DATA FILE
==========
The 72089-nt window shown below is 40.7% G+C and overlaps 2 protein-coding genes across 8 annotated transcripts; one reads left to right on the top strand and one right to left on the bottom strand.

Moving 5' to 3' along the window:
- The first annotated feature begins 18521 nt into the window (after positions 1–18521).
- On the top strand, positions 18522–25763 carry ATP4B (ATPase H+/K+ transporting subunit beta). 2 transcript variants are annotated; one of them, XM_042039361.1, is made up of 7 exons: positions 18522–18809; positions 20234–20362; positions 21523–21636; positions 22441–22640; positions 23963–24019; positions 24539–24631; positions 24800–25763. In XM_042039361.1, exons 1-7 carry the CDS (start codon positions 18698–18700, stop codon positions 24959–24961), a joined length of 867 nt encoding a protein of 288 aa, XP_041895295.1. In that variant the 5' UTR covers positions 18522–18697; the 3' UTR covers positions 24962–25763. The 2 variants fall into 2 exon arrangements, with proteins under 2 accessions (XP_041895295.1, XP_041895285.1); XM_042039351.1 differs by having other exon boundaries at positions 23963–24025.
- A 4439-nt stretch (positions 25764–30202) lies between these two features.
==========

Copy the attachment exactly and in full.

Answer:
The 72089-nt window shown below is 40.7% G+C and overlaps 2 protein-coding genes across 8 annotated transcripts; one reads left to right on the top strand and one right to left on the bottom strand.

Moving 5' to 3' along the window:
- The first annotated feature begins 18521 nt into the window (after positions 1–18521).
- On the top strand, positions 18522–25763 carry ATP4B (ATPase H+/K+ transporting subunit beta). 2 transcript variants are annotated; one of them, XM_042039361.1, is made up of 7 exons: positions 18522–18809; positions 20234–20362; positions 21523–21636; positions 22441–22640; positions 23963–24019; positions 24539–24631; positions 24800–25763. In XM_042039361.1, exons 1-7 carry the CDS (start codon positions 18698–18700, stop codon positions 24959–24961), a joined length of 867 nt encoding a protein of 288 aa, XP_041895295.1. In that variant the 5' UTR covers positions 18522–18697; the 3' UTR covers positions 24962–25763. The 2 variants fall into 2 exon arrangements, with proteins under 2 accessions (XP_041895295.1, XP_041895285.1); XM_042039351.1 differs by having other exon boundaries at positions 23963–24025.
- A 4439-nt stretch (positions 25764–30202) lies between these two features.